The lead singer of the Australian band AC/DC says it’s auto racing, not rock music that has brought him to the brink of deafness. But Brian Johnson’s recent withdrawal from a North American tour provides a cautionary tale for anyone who likes their music loud, hearing specialists say.
The singer has been diagnosed with noise-induced hearing loss, a condition the World Health Organization says threatens up to half of the world’s teens. The WHO said last year that hearing can be damaged in as little as 15 minutes when people are exposed to loud sound, and that chronic use of headphones and earbuds put adolescents and young adults at extreme risk of future hearing loss.
For parents, whose own hearing may be compromised from AC/DC concerts back in the 1980s, this presents a challenge: How to regulate their children’s listening habits when there is no clear way to know how loud is too loud. Doctors know that sound above 85 decibels can damage hearing after eight hours of exposure (above 100 decibels, it takes just 15 minutes), but without a sound-level meter, which costs a couple of hundred dollars for an inexpensive one, how can you measure the sound?
“Even the average audiologist can’t tell,” said Dr. Brian Fligor, chief audiology officer at Lantos Technologies in Boston, and the former director of diagnostic audiology at Boston Children’s Hospital.
Some hearing loss is inevitable with age. But there are general guidelines that, when heeded, can help to prevent, as Fligor says, your 15-year-old from becoming a 25-year-old with a 55-year-old’s hearing.
And don’t blame rock music.
“Classical music is just as dangerous as heavy metal,” he said.
How sound can destroy
The human ear, which is fully developed at birth, consists of three parts: outer, middle and inner. It’s the inner ear, which looks like a snail, that does most of the heavy lifting of hearing. Microscopic structures called hair cells send electrical signals through the auditory nerve, which sends them on to the brain, said Dr. Melissa Tribble, a pediatric audiologist at Stanford Children’s Health.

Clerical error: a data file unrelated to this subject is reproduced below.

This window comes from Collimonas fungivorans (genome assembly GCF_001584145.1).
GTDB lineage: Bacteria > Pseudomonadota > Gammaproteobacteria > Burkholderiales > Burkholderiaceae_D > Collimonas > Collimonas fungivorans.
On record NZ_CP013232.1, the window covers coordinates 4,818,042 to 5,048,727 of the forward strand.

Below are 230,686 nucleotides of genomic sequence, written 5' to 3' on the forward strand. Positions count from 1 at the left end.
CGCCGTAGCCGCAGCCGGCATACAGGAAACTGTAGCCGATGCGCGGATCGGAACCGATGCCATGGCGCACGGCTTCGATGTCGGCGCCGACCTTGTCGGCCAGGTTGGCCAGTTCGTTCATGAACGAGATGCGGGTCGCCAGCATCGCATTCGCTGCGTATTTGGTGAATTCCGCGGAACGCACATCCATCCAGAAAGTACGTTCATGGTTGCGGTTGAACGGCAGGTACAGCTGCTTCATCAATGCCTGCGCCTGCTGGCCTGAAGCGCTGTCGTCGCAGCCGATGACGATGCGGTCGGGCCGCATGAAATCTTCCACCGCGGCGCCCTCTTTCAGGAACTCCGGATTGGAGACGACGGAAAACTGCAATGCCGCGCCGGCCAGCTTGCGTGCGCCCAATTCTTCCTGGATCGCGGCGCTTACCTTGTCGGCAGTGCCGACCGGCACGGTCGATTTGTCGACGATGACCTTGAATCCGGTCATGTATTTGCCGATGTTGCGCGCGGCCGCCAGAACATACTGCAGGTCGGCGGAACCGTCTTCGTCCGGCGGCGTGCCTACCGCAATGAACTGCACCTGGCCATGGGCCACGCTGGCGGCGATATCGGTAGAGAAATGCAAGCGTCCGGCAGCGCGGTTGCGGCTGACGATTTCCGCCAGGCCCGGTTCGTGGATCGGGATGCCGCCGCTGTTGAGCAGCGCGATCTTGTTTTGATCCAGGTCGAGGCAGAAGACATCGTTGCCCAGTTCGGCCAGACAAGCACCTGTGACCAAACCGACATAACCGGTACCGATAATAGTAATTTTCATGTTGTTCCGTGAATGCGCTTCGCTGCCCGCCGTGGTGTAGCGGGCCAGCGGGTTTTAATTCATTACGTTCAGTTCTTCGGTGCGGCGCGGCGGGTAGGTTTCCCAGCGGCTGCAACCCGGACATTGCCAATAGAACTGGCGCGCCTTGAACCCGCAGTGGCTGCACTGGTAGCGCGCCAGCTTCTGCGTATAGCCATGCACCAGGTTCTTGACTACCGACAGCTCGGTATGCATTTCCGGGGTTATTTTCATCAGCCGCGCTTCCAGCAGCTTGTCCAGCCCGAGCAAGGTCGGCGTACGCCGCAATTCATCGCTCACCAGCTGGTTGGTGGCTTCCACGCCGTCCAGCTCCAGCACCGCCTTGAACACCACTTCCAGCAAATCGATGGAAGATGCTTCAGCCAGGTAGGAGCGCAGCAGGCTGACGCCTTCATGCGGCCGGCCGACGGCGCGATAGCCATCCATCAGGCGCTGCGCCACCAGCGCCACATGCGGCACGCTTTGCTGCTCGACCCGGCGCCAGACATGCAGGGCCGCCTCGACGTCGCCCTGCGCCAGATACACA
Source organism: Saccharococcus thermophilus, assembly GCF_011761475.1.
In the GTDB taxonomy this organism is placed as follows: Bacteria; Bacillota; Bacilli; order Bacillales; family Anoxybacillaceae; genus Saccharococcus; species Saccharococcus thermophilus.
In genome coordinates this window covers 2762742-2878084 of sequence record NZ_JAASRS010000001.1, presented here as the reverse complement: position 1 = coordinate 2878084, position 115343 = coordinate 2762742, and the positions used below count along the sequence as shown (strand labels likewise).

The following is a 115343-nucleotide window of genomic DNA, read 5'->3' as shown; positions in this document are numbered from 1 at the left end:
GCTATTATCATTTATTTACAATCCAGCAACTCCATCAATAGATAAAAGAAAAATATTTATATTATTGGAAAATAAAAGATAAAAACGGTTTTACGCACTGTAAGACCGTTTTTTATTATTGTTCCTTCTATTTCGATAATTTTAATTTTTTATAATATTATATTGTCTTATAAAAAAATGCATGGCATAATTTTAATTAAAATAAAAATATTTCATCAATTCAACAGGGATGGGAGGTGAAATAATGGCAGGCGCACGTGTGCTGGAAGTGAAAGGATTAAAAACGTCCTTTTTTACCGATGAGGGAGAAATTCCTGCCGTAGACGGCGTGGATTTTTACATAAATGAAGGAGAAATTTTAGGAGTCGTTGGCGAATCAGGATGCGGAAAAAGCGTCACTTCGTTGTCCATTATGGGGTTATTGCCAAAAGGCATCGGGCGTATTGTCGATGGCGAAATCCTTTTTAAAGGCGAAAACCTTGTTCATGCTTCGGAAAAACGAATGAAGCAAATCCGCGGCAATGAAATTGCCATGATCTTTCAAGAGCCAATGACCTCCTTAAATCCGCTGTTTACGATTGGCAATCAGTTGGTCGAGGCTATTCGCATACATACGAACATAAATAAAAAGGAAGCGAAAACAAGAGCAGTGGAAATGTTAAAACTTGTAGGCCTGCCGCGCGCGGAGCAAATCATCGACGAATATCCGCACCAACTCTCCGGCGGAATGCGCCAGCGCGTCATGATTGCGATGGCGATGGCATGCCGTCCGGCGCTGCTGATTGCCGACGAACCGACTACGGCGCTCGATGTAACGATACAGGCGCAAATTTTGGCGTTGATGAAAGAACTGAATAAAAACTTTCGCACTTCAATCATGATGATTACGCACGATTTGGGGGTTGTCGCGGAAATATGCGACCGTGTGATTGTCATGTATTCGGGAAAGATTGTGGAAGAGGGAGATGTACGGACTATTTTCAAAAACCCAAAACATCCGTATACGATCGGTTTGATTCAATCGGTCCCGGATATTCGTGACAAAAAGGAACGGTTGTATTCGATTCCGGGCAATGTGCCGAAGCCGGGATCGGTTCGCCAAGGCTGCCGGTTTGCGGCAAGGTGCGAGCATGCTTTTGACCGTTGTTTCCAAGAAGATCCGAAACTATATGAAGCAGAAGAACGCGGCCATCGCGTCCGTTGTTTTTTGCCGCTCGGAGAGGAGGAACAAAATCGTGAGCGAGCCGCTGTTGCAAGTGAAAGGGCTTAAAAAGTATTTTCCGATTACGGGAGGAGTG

“When loud noises are presented, these hair cells are overworked, and when they’re overworked a lot, they lose their efficiency,” Tribble said.
When the sound is loud enough to do damage, it's game over. The cells die, and they can't be regenerated, nor will we grow more. We're born with all we will ever have.
“Noise-related hearing loss is completely preventable, however it’s also completely irreversible,” said Barbara Kelley, executive director of the Hearing Loss Association of America in Bethesda, Maryland.
And the sound doesn't have to be painfully loud for damage to occur, Kelley said. A baby exposed to loud music at an event like a wedding reception can suffer damage even when asleep, she said.
Of course, most children and teens are aware that they're listening to music at heart-thumping decibels. They like it that way.
"It sounds really good (to them); the louder, the better," Kelley said. "And kids don't think anything bad is ever going to happen to them."
And, Fligor said, “There’s a good bit of science behind why we like music loud. There’s a dose at which endorphins kick in. And while the negative consequences don’t happen too terribly soon, the reward happens immediately."